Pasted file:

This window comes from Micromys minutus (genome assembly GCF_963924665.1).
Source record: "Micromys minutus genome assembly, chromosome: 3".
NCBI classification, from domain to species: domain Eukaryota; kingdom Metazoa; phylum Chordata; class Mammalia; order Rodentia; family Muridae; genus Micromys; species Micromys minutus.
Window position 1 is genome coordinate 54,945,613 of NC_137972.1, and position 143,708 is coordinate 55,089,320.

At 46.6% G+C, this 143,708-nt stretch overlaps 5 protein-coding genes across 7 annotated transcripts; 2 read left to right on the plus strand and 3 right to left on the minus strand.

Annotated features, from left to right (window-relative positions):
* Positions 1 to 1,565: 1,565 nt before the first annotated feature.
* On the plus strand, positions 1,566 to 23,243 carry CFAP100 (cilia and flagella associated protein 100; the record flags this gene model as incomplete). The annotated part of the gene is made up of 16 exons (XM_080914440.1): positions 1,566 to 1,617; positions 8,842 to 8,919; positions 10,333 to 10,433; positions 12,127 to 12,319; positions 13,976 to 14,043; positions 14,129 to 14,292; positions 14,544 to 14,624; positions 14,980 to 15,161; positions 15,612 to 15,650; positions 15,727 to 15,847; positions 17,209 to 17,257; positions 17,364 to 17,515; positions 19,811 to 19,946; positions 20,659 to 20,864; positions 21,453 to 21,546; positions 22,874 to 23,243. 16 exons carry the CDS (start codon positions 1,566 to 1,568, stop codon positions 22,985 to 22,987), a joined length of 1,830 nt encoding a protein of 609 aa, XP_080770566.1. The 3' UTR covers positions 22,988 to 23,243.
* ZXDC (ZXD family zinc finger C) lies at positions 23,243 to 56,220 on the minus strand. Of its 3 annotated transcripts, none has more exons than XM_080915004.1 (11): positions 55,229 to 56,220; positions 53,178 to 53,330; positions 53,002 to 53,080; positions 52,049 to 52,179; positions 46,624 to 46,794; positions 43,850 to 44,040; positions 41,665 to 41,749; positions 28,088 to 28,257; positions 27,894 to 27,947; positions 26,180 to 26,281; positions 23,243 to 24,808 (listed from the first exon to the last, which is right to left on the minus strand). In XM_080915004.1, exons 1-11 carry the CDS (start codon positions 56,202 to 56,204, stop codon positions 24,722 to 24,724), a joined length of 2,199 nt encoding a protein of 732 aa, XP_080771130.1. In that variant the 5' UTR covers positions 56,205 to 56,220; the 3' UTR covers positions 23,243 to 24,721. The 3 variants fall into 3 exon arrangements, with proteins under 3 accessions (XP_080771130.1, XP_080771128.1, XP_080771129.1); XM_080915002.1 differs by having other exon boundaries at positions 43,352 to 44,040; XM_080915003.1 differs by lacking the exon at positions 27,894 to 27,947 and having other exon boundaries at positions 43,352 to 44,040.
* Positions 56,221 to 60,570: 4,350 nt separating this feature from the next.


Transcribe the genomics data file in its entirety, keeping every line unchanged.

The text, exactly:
This window comes from Micromys minutus (genome assembly GCF_963924665.1).
Source record: "Micromys minutus genome assembly, chromosome: 3".
NCBI classification, from domain to species: domain Eukaryota; kingdom Metazoa; phylum Chordata; class Mammalia; order Rodentia; family Muridae; genus Micromys; species Micromys minutus.
Window position 1 is genome coordinate 54,945,613 of NC_137972.1, and position 143,708 is coordinate 55,089,320.

At 46.6% G+C, this 143,708-nt stretch overlaps 5 protein-coding genes across 7 annotated transcripts; 2 read left to right on the plus strand and 3 right to left on the minus strand.

Annotated features, from left to right (window-relative positions):
* Positions 1 to 1,565: 1,565 nt before the first annotated feature.
* On the plus strand, positions 1,566 to 23,243 carry CFAP100 (cilia and flagella associated protein 100; the record flags this gene model as incomplete). The annotated part of the gene is made up of 16 exons (XM_080914440.1): positions 1,566 to 1,617; positions 8,842 to 8,919; positions 10,333 to 10,433; positions 12,127 to 12,319; positions 13,976 to 14,043; positions 14,129 to 14,292; positions 14,544 to 14,624; positions 14,980 to 15,161; positions 15,612 to 15,650; positions 15,727 to 15,847; positions 17,209 to 17,257; positions 17,364 to 17,515; positions 19,811 to 19,946; positions 20,659 to 20,864; positions 21,453 to 21,546; positions 22,874 to 23,243. 16 exons carry the CDS (start codon positions 1,566 to 1,568, stop codon positions 22,985 to 22,987), a joined length of 1,830 nt encoding a protein of 609 aa, XP_080770566.1. The 3' UTR covers positions 22,988 to 23,243.
* ZXDC (ZXD family zinc finger C) lies at positions 23,243 to 56,220 on the minus strand. Of its 3 annotated transcripts, none has more exons than XM_080915004.1 (11): positions 55,229 to 56,220; positions 53,178 to 53,330; positions 53,002 to 53,080; positions 52,049 to 52,179; positions 46,624 to 46,794; positions 43,850 to 44,040; positions 41,665 to 41,749; positions 28,088 to 28,257; positions 27,894 to 27,947; positions 26,180 to 26,281; positions 23,243 to 24,808 (listed from the first exon to the last, which is right to left on the minus strand). In XM_080915004.1, exons 1-11 carry the CDS (start codon positions 56,202 to 56,204, stop codon positions 24,722 to 24,724), a joined length of 2,199 nt encoding a protein of 732 aa, XP_080771130.1. In that variant the 5' UTR covers positions 56,205 to 56,220; the 3' UTR covers positions 23,243 to 24,721. The 3 variants fall into 3 exon arrangements, with proteins under 3 accessions (XP_080771130.1, XP_080771128.1, XP_080771129.1); XM_080915002.1 differs by having other exon boundaries at positions 43,352 to 44,040; XM_080915003.1 differs by lacking the exon at positions 27,894 to 27,947 and having other exon boundaries at positions 43,352 to 44,040.
* Positions 56,221 to 60,570: 4,350 nt separating this feature from the next.